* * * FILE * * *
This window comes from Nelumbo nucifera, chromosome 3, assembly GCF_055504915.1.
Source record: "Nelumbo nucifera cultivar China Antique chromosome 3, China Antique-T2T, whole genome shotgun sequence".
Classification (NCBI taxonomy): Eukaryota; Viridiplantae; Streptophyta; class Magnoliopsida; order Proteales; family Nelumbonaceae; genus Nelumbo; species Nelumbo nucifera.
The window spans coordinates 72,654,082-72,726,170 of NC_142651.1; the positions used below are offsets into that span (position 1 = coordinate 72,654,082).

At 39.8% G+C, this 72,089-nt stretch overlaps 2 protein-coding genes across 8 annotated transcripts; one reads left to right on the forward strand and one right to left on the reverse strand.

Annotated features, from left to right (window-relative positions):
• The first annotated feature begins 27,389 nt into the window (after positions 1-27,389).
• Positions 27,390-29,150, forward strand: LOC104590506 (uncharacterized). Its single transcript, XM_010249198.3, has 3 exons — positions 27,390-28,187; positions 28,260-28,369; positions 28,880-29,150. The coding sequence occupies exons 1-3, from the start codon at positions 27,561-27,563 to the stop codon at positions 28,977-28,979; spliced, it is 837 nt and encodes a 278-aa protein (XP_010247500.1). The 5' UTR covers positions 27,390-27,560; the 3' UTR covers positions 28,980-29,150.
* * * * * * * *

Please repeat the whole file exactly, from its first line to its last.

This window comes from Nelumbo nucifera, chromosome 3, assembly GCF_055504915.1.
Source record: "Nelumbo nucifera cultivar China Antique chromosome 3, China Antique-T2T, whole genome shotgun sequence".
Classification (NCBI taxonomy): Eukaryota; Viridiplantae; Streptophyta; class Magnoliopsida; order Proteales; family Nelumbonaceae; genus Nelumbo; species Nelumbo nucifera.
The window spans coordinates 72,654,082-72,726,170 of NC_142651.1; the positions used below are offsets into that span (position 1 = coordinate 72,654,082).

At 39.8% G+C, this 72,089-nt stretch overlaps 2 protein-coding genes across 8 annotated transcripts; one reads left to right on the forward strand and one right to left on the reverse strand.

Annotated features, from left to right (window-relative positions):
• The first annotated feature begins 27,389 nt into the window (after positions 1-27,389).
• Positions 27,390-29,150, forward strand: LOC104590506 (uncharacterized). Its single transcript, XM_010249198.3, has 3 exons — positions 27,390-28,187; positions 28,260-28,369; positions 28,880-29,150. The coding sequence occupies exons 1-3, from the start codon at positions 27,561-27,563 to the stop codon at positions 28,977-28,979; spliced, it is 837 nt and encodes a 278-aa protein (XP_010247500.1). The 5' UTR covers positions 27,390-27,560; the 3' UTR covers positions 28,980-29,150.